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To Blend or not to Blend, that is the Question!

As far as we remember, the Douro has always been a land where we were blending grapes. Blending in the vineyards, blending in the stone lagares, blending in the cellar and blending before bottling! Over 200 grape varieties exist in the Douro, the possibilities are endless. The only exception to this rule has been : the Moscatel. This grape, famous since the roman time as one of Alexander the Great’s favorite wines, remained very popular in the Douro as well as a single variety fortified wine.

Douro is a land of extreme climate conditions. No year is the same, even today with climate change, it is not different. Some grapes benefit from some weather patterns and others suffer. The idea with the traditional field blend approach was to always have good grapes every year. Our ancestors also understood the importance of old vines. Vines that had memory of the harsh conditions and could adapt over the years and could then survive the conditions in which they once suffered. This fact is still very important nowadays as you clearly see your old vineyards doing better in intense drought as their root system is strong and resistant.

This was the reality in the Douro until the early 1950’s, when Fernando Nicolau de Almedia decided to travel across Europe and visit other wine regions like Rioja, Bordeaux and Burgundy to see how different they were doing their viticulture and vinification. He came back motivated to make one of the greatest dry wines in Europe, the now famous Barca Velha. It was a revolution for the Douro.

Him and his son, João Nicolau  were the first to really start studying and planting single variety vineyards. It was a breakthrough, their focus was to understand the best location and soil to plant single varieties vineyards and be able to get the best expression from that variety. They were followed by many. They were also responsible for identifying the best grape varieties and clones to plant.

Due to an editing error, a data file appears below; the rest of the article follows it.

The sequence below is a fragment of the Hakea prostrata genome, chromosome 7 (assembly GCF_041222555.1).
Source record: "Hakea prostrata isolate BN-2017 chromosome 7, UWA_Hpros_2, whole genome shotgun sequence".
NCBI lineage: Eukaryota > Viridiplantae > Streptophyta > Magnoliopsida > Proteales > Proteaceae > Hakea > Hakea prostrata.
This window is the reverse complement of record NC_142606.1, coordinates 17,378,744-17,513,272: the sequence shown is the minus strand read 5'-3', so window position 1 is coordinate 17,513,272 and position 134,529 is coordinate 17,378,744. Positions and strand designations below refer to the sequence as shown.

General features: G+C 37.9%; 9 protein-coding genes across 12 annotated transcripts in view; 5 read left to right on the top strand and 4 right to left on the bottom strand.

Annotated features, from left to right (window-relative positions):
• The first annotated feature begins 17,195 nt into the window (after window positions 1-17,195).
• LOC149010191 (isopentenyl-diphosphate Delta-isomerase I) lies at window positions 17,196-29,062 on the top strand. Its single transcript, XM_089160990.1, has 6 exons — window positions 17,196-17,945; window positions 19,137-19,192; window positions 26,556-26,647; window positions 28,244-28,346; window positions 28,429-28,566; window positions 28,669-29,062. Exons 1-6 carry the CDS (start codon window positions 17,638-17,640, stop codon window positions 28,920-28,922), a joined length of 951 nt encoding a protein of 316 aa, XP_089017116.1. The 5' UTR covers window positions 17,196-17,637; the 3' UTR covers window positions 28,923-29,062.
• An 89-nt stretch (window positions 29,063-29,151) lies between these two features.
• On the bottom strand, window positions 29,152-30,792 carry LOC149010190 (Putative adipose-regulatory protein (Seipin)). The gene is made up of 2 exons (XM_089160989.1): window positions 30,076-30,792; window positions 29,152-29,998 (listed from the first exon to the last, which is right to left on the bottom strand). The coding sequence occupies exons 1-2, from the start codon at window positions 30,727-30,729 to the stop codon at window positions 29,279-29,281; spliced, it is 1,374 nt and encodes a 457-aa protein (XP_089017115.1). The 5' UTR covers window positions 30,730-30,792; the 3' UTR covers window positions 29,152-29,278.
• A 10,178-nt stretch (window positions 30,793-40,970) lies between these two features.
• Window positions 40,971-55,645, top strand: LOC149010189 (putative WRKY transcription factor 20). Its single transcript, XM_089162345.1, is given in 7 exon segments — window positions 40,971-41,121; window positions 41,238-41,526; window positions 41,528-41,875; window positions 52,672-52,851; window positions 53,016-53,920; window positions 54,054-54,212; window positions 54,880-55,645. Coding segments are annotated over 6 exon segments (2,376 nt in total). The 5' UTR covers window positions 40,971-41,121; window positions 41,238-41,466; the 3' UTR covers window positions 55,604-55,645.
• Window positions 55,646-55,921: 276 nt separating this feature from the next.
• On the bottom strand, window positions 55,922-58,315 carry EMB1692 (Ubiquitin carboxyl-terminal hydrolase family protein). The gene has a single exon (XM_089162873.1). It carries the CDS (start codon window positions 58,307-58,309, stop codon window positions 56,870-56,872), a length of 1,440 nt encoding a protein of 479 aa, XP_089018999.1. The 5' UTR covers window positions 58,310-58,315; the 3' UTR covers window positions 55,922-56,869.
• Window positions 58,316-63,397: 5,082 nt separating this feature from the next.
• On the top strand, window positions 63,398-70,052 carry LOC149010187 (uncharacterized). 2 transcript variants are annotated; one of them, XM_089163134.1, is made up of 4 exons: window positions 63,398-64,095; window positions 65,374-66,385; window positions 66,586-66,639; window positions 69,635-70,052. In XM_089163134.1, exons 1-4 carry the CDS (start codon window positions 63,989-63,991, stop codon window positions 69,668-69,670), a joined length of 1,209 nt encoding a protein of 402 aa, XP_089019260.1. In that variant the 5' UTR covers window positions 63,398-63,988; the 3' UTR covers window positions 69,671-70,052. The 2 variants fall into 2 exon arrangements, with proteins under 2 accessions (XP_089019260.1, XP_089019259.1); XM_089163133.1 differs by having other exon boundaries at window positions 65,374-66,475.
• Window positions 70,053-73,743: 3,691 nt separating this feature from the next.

Since the 1990’s single variety wines have been increasingly popular. Successful marketing campaign and simplified approach to the customers made it easier for them to understand they would love a Cabernet Sauvignon from Australia, South Africa or USA instead of decoding the labels and the regions. Portugal did not escape that trend with Touriga Nacional and Tinta Roriz(Tempranillo) leading the way. Nowadays there is an increase in production of single varieties wine, the market demands it but it is also very interesting to produce. I also think it is primordial for us Douro producers to remain authentic and share with the customers our heritage and difference and not start to plant Cabernet, Merlot or Pinot just to generate sales. Fashion comes and goes, but authenticity remains, this is what we want to offer.

As Port will always remain a blended wine, dry wines production on the other hand has more flexibility with the law. Is there a way better than the other? Not really. The best wine is always the wine you prefer and for us as a producer, our job is to put love and effort in the fields to craft products we enjoy and offer you the diversity to appreciate our region. We could see single variety vs blends wines as team sports vs individual sports, they both have something exciting to offer.

One little experiment we started in 2020 is to plant a small block of Tinta Miuda. The idea is simple, to learn more and see if it will be interesting enough to offer on its own or if it can improve one of our current blends. I do not know any other producer experimenting with this grape. To be followed!

On the photos you can see our old vineyards, looking at the wire’s dried sprouts, they had many harvest. Then next is our new plantation of Tinta Miuda, its first summer and being farmed organically.




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